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Alexandre Dumas was born Dumas Davy de la Pailleterie on July 24 1802, in Villers-Cotterêts, France, to Marie Louise Labouret and General Thomas-Alexandre Davy de la Pailleterie. The Dumas family name was adopted from Alexandre’s grandmother, an enslaved Haitian woman named Marie-Césette Dumas. His father was  the Marquis Alexandre Antoine Davy de La Pailleterie. Thomas-Alexandre took the name Dumas when he enlisted in Napoleon’s army, where he acquired the dubious nickname “Black Devil.”

Thomas-Alexandre rose to the rank of general at the age of 31,  the highest rank of any black man in a European army. In 1797, he distinguished himself at the battle of Adige when he surprised  and defeated an Austrian battery. Thomas-Alexandre left the armed forces following a disagreement with Napoleon over his Egypt campaign. He was imprisoned for nearly two years and died shortly after his release.. After her husband’s death, Marie Louise Labouret worked hard to provide an education for her son. Dumas attended Abbé Grégoire’s school before dropping out to take a job assisting a local notary.

In 1822, Dumas moved to Paris and immersed himself in literature. He worked as a scribe for the duc d’Orléans (later named King Louis Philippe) during the 1830 revolution. He began writing plays, both comedies and dramas. Dumas’s Romantic style, often compared to that of his contemporary and rival, Victor Hugo, proved to be exceptionally popular.

Dumas was a prolific writer of essays, short stories and novels, as well as plays and travelogues. He achieved widespread success with the novels ‘The Count of Monte Cristo’ and ‘The Three Musketeers’, initially published as serials. These novels made Dumas a household name in France and a popular author throughout much of Europe.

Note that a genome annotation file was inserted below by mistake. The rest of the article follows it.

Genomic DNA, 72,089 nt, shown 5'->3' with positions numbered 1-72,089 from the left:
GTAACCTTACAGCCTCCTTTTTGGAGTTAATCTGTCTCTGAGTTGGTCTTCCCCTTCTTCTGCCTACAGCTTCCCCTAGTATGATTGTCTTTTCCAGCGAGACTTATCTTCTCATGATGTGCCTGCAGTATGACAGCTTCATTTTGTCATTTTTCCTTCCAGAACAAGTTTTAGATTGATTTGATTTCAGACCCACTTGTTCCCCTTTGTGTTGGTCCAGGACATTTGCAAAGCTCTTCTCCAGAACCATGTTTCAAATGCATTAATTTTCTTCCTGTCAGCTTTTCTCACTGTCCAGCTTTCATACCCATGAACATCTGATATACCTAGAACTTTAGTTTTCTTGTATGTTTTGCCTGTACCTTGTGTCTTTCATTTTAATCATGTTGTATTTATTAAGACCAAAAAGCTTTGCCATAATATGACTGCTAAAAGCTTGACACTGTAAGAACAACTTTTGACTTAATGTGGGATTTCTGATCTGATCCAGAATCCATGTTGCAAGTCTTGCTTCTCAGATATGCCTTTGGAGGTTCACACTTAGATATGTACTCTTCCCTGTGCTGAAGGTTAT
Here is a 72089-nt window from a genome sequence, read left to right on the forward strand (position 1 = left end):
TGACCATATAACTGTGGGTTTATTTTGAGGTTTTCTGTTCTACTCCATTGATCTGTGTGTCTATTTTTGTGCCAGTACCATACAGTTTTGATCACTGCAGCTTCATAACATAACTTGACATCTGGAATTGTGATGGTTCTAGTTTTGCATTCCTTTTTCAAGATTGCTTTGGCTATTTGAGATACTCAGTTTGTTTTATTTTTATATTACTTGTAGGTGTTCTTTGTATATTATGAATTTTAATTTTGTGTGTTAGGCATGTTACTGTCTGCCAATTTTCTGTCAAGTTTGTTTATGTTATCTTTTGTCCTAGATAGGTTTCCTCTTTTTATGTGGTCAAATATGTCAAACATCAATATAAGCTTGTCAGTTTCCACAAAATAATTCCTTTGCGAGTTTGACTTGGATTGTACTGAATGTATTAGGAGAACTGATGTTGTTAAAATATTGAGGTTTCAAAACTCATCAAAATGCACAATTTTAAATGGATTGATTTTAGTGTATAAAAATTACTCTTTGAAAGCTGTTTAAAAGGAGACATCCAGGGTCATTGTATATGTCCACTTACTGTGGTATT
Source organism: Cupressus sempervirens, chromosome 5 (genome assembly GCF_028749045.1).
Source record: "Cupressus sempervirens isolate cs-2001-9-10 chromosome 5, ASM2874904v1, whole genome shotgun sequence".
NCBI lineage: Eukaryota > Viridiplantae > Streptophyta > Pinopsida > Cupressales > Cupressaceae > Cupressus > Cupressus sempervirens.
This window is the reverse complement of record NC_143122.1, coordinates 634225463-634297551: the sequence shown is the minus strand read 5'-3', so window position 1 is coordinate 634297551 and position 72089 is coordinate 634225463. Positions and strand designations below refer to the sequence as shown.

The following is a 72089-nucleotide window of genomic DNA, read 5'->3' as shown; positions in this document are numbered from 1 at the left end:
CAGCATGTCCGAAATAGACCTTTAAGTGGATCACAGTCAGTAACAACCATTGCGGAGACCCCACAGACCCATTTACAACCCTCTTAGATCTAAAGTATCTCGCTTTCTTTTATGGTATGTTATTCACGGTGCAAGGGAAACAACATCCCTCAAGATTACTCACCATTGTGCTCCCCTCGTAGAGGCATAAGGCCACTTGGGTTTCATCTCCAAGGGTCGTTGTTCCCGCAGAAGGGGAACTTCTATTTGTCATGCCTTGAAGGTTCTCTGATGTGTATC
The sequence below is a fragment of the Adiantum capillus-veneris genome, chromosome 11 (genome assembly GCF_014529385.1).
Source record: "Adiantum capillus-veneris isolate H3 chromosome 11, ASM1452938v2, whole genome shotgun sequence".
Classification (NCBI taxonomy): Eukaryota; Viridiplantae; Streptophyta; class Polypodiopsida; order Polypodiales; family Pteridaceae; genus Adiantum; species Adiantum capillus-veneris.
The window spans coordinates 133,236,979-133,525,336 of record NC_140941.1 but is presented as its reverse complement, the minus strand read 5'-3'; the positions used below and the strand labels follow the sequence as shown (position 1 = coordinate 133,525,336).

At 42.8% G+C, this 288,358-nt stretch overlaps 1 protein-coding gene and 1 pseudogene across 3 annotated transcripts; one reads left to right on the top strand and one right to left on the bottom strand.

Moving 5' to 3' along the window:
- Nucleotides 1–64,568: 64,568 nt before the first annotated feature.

With the money he earned from publishing his novels, Dumas purchased land and built the Château de Monte Cristo in Port Marly, Yvelines, France. This home (which is now a museum) was intended to be a sanctuary for the author, and he spent much of his time writing and entertaining there before debt overtook him, forcing him to sell the property. He fled to Belgium in 1851, and later to Russia, to evade creditors. Dumas continued to publish books, including travel books on Russia, during his period of exile.

Dumas had a son, also named Alexandre, with Marie Laure Catherine Labay. His son followed in his literary footsteps. In 1840, Dumas married actress Ida Ferrier, but continued his affairs with other women. He had at least one daughter, Marie Alexandrine, out of wedlock, and dated much younger women in his old age.

Dumas died on December 5 1870, at his son’s home in Puys, France. He was buried in the cemetery of Villers-Cotterêts. In 2002, his body was moved to the Panthéon in Paris, where Dumas rests among such other French literary greats as Émile Zola, Victor Hugo and Jean-Jacques Rousseau.

The English playwright Watts Phillips, who knew Dumas in his later life, described him as, “the most generous, large-hearted being in the world. He also was the most delightfully amusing and egotistical creature on the face of the earth. His tongue was like a windmill – once set in motion, you never knew when he would stop, especially if the theme was himself.”

Source: Biography

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